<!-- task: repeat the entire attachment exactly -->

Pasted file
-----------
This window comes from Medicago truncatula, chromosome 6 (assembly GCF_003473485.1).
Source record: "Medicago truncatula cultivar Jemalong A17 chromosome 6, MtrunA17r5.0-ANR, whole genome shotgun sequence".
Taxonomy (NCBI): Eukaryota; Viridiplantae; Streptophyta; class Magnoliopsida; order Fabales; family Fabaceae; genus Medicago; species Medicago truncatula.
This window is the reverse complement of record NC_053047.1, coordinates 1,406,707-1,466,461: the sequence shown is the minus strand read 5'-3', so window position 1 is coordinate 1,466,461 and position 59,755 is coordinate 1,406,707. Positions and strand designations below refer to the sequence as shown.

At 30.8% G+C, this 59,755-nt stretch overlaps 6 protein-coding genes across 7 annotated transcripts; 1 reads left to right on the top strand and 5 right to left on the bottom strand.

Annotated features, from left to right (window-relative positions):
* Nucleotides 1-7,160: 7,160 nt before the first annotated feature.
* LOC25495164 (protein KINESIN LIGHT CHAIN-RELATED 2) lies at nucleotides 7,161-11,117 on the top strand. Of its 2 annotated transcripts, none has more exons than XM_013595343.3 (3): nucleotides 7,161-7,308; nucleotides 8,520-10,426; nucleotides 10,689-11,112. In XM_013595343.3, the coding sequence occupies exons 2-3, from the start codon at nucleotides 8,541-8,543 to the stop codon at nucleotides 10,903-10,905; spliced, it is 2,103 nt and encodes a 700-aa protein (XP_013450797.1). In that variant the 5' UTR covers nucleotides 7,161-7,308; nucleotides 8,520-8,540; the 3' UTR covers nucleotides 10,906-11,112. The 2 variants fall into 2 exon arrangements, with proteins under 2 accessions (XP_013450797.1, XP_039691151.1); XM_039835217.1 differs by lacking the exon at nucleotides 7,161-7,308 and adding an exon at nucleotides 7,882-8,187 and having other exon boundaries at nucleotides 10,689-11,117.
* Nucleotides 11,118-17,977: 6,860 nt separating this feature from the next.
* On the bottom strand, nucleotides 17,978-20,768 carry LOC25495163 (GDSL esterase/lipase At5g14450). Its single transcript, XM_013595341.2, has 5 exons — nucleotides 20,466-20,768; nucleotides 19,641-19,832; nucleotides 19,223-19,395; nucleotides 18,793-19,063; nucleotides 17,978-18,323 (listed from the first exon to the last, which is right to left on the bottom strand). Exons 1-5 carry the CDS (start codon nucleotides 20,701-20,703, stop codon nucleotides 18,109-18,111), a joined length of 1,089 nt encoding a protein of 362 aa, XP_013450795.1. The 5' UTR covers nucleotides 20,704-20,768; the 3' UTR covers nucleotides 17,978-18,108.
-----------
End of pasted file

This window comes from Medicago truncatula, chromosome 6 (assembly GCF_003473485.1).
Source record: "Medicago truncatula cultivar Jemalong A17 chromosome 6, MtrunA17r5.0-ANR, whole genome shotgun sequence".
Taxonomy (NCBI): Eukaryota; Viridiplantae; Streptophyta; class Magnoliopsida; order Fabales; family Fabaceae; genus Medicago; species Medicago truncatula.
This window is the reverse complement of record NC_053047.1, coordinates 1,406,707-1,466,461: the sequence shown is the minus strand read 5'-3', so window position 1 is coordinate 1,466,461 and position 59,755 is coordinate 1,406,707. Positions and strand designations below refer to the sequence as shown.

At 30.8% G+C, this 59,755-nt stretch overlaps 6 protein-coding genes across 7 annotated transcripts; 1 reads left to right on the top strand and 5 right to left on the bottom strand.

Annotated features, from left to right (window-relative positions):
* Nucleotides 1-7,160: 7,160 nt before the first annotated feature.
* LOC25495164 (protein KINESIN LIGHT CHAIN-RELATED 2) lies at nucleotides 7,161-11,117 on the top strand. Of its 2 annotated transcripts, none has more exons than XM_013595343.3 (3): nucleotides 7,161-7,308; nucleotides 8,520-10,426; nucleotides 10,689-11,112. In XM_013595343.3, the coding sequence occupies exons 2-3, from the start codon at nucleotides 8,541-8,543 to the stop codon at nucleotides 10,903-10,905; spliced, it is 2,103 nt and encodes a 700-aa protein (XP_013450797.1). In that variant the 5' UTR covers nucleotides 7,161-7,308; nucleotides 8,520-8,540; the 3' UTR covers nucleotides 10,906-11,112. The 2 variants fall into 2 exon arrangements, with proteins under 2 accessions (XP_013450797.1, XP_039691151.1); XM_039835217.1 differs by lacking the exon at nucleotides 7,161-7,308 and adding an exon at nucleotides 7,882-8,187 and having other exon boundaries at nucleotides 10,689-11,117.
* Nucleotides 11,118-17,977: 6,860 nt separating this feature from the next.
* On the bottom strand, nucleotides 17,978-20,768 carry LOC25495163 (GDSL esterase/lipase At5g14450). Its single transcript, XM_013595341.2, has 5 exons — nucleotides 20,466-20,768; nucleotides 19,641-19,832; nucleotides 19,223-19,395; nucleotides 18,793-19,063; nucleotides 17,978-18,323 (listed from the first exon to the last, which is right to left on the bottom strand). Exons 1-5 carry the CDS (start codon nucleotides 20,701-20,703, stop codon nucleotides 18,109-18,111), a joined length of 1,089 nt encoding a protein of 362 aa, XP_013450795.1. The 5' UTR covers nucleotides 20,704-20,768; the 3' UTR covers nucleotides 17,978-18,108.